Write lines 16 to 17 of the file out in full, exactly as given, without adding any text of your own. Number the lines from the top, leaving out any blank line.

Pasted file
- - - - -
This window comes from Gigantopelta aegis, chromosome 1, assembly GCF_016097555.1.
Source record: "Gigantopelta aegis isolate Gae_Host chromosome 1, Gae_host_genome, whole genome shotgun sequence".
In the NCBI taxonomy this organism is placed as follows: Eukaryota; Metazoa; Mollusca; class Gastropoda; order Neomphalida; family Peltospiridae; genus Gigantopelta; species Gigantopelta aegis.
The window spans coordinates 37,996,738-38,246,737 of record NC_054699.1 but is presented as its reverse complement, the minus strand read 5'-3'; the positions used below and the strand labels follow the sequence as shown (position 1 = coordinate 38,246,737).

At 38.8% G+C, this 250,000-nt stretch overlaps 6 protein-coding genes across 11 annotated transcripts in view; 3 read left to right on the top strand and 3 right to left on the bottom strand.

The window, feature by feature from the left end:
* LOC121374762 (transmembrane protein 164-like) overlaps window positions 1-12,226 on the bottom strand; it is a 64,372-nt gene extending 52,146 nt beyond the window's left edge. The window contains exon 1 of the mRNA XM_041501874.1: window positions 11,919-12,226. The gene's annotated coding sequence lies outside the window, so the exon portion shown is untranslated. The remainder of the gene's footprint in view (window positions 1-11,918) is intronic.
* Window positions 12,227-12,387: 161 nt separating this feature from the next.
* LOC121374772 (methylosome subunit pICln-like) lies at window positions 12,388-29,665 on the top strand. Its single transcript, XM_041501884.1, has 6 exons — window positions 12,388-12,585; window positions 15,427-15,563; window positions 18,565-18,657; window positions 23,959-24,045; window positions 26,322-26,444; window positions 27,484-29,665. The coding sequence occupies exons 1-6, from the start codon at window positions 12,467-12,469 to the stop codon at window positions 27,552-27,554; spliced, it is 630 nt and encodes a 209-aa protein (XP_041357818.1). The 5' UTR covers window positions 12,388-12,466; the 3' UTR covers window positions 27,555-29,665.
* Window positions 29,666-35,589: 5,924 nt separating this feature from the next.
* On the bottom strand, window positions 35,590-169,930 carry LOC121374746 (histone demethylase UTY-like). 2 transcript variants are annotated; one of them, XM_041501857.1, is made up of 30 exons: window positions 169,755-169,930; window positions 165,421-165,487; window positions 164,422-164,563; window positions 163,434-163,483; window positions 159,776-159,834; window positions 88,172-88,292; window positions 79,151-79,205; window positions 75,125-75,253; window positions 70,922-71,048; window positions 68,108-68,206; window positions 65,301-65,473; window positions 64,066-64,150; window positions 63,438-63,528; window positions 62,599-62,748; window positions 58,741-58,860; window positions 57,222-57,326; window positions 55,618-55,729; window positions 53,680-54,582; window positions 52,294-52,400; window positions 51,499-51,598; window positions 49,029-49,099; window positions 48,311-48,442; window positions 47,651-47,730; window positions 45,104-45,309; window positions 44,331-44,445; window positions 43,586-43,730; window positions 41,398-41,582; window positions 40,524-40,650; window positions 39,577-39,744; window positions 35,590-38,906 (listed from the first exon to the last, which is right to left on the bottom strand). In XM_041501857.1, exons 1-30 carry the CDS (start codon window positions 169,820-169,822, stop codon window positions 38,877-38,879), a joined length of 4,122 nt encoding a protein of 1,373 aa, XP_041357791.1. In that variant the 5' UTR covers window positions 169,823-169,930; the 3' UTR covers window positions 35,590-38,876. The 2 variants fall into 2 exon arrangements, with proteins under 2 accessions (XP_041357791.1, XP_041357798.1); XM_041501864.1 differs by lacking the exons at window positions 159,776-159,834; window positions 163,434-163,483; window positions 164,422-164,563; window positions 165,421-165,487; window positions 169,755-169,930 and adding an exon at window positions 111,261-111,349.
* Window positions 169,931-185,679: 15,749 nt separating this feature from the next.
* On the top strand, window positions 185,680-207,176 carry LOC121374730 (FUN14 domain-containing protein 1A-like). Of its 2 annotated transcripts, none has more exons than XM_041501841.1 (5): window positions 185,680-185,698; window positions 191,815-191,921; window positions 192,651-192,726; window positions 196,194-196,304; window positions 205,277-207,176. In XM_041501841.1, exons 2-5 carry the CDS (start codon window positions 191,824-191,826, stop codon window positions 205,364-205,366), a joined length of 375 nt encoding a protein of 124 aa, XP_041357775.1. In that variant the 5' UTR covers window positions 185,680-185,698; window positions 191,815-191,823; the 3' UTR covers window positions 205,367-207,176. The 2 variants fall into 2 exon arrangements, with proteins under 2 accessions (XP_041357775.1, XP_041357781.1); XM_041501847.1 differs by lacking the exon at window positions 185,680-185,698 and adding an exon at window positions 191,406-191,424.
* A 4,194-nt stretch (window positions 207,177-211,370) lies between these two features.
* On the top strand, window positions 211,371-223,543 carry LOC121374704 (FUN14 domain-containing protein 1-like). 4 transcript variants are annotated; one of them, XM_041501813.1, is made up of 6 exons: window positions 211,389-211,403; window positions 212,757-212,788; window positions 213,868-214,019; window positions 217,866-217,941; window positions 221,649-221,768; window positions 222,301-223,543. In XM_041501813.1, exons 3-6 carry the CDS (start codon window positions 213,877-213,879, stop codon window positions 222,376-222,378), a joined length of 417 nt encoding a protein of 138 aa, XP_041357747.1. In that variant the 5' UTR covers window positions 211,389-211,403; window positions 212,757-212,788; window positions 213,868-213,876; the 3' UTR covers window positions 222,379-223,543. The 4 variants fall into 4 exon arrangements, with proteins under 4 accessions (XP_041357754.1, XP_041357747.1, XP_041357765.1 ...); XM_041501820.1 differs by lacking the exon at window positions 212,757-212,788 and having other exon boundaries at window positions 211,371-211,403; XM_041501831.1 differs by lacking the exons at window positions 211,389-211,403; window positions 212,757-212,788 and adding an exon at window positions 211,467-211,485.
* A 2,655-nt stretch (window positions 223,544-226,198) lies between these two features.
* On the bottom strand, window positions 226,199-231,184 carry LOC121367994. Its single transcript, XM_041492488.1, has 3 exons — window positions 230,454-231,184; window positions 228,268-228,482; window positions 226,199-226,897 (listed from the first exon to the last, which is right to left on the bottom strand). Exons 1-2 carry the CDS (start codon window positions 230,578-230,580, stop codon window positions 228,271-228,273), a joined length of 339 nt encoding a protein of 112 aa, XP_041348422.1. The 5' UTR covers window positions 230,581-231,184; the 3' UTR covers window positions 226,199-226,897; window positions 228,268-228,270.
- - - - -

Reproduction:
* A 2,655-nt stretch (window positions 223,544-226,198) lies between these two features.
* On the bottom strand, window positions 226,199-231,184 carry LOC121367994. Its single transcript, XM_041492488.1, has 3 exons — window positions 230,454-231,184; window positions 228,268-228,482; window positions 226,199-226,897 (listed from the first exon to the last, which is right to left on the bottom strand). Exons 1-2 carry the CDS (start codon window positions 230,578-230,580, stop codon window positions 228,271-228,273), a joined length of 339 nt encoding a protein of 112 aa, XP_041348422.1. The 5' UTR covers window positions 230,581-231,184; the 3' UTR covers window positions 226,199-226,897; window positions 228,268-228,270.